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Good and Bad Ways to Think about Religion and Politics [Kindle Edition]

Robert Benne
4.5 out of 5 stars  See all reviews (2 customer reviews)

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Book Description

In this book, Benne describes and analyzes the wrong ways to relate religion and politics and offers a better way.

Benne calls the two main bad ways of relating religion and politics “separationism” and “fusionism.” Secular separationists decry all involvement of religion in politics; religious separationists, on the other hand, advocate abstaining from politics in the name of religious purity. Fusionism comes in many types, but the type that most concerns Benne is the use of religion—in this case Christianity—for political ends, which turns religion into an instrument for purposes other than its own main reason for being. Rejecting these bad ways of relating religion and politics, Benne offers a better way that he calls critical engagement which derives from the Lutheran tradition, with a few tweaks to adapt the tradition to deal well with the new challenges of our present situation.

As Benne points out, “The question is not so much whether American religion will have political effects. It most definitely will. The more serious questions are: Should it? How should it?” In this book, Benne offers a clear and useful guide to a subject too often characterized by confusion and loud rhetoric.

Editorial Reviews


“Robert Benne’s thoughtful take on the right relation between religion and politics is both theologically perceptive and politically shrewd. Our politics would be better if those active in the public square followed his wise and balanced prescriptions.”
— James Nuechterlein
Senior Editor at Large, First Things

“Drawing on the classic traditions of both Protestantism and Catholicism, Benne artfully states contemporary theological options and outlines the practical implications for both believers and practicing policy-makers on the most controversial issues. Excellent for clergy and politically interested laity alike.”
— Max L. Stackhouse
Princeton Theological Seminary

“Bob Benne’s engaging and provocative analysis of religion and politics deserves close attention by those on both sides of the debates that currently roil our polity and churches.”
— Robert Tuttle
George Washington University

About the Author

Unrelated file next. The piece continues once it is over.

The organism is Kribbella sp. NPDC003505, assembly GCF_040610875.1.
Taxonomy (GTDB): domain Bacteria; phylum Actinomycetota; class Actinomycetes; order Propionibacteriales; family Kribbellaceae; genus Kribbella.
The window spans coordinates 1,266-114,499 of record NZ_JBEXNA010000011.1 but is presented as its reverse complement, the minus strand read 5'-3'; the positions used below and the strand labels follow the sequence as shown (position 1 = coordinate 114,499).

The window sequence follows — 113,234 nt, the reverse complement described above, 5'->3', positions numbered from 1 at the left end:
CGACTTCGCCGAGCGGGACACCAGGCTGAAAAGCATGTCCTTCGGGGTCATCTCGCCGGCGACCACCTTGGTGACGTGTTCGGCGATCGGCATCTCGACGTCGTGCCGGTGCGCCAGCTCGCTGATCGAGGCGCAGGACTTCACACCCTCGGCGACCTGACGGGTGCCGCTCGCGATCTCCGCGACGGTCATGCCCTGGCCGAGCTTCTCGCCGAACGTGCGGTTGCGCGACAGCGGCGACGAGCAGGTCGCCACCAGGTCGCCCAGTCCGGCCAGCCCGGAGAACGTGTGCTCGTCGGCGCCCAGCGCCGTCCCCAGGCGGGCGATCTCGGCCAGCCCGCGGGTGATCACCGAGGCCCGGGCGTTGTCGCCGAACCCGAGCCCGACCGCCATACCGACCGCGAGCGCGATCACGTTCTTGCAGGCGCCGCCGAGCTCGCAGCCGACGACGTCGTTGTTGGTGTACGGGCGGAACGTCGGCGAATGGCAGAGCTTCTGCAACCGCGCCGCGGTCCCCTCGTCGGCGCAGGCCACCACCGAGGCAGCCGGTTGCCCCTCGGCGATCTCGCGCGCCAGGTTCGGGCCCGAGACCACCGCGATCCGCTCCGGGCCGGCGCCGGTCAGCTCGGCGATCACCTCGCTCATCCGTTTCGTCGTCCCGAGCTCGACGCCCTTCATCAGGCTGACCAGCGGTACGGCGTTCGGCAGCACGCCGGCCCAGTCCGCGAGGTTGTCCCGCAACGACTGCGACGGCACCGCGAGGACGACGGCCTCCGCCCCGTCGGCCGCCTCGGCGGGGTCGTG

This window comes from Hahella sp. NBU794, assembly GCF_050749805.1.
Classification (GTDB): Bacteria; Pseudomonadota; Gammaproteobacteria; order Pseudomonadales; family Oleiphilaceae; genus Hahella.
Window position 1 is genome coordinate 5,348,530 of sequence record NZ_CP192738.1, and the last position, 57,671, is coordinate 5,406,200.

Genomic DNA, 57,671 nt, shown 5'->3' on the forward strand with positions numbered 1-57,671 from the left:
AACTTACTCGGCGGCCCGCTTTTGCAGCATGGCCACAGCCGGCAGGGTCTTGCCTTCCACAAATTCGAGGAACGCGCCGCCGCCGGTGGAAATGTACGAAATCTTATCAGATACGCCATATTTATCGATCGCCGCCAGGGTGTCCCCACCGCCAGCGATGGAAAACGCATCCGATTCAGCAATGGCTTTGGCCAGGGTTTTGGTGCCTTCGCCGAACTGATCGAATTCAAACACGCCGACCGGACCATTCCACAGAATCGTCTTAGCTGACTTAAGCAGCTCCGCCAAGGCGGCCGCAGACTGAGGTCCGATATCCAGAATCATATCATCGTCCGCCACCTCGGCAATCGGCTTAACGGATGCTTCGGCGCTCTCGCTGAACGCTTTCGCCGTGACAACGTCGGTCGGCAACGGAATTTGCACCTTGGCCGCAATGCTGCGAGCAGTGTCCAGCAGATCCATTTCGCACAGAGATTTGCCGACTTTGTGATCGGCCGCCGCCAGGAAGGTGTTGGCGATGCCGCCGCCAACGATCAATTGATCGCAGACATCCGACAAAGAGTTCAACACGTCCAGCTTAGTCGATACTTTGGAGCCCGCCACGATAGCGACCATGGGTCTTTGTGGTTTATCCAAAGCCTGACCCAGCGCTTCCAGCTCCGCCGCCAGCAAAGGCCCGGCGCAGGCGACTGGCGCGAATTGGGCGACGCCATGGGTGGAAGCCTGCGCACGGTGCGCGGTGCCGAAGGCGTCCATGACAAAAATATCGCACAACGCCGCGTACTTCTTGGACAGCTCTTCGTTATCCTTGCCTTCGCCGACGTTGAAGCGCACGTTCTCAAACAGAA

Robert Benne is Director of the Roanoke College Center for Religion and Society and Jordan-Trexler Professor of Religion Emeritus at Roanoke College in Salem, Virginia.

Product Details

  • File Size: 912 KB
  • Print Length: 128 pages
  • Publisher: Wm. B. Eerdmans Publishing (September 23, 2010)
  • Sold by: Amazon Digital Services, Inc.
  • Language: English
  • ASIN: B005KQNCE0
  • Text-to-Speech: Enabled
  • X-Ray:
  • Lending: Not Enabled
  • Amazon Best Sellers Rank: #839,638 Paid in Kindle Store (See Top 100 Paid in Kindle Store)
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Customer Reviews

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1 of 1 people found the following review helpful
4.0 out of 5 stars Very Even Handed and Short book on the topic April 9, 2011
I removed one star because this book lacks footnotes. I think the book needs them.

But the content itself is very good. Benne approaches two approaches to politics and religion that he rejects: separatist and fusion. He rejects both as either unrealistic or incorrect.

He then moves on to the continuum of church involvement in politics. He recommends steering away from the highest levels and gives reasons for that recommendation, but even there he also gives examples from historical events of when such high levels of involvement for the church might be necessary. He also gives counter examples of when such a high level of involvement is counter productive.

While Benne mentions some hot button issues along the way he does not spend time justifying these issues, but uses them as examples of his points. He cautions churches against aligning themselves with one political party over the other and points out with negative examples how this hurts rather than helps both the church and the political issues endorsed.
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5.0 out of 5 stars Great May 6, 2014
Format:Paperback|Verified Purchase
I recommend this book. Enlightening in to how our thinking becomes distorted and how to be a discerning thinker and reader.
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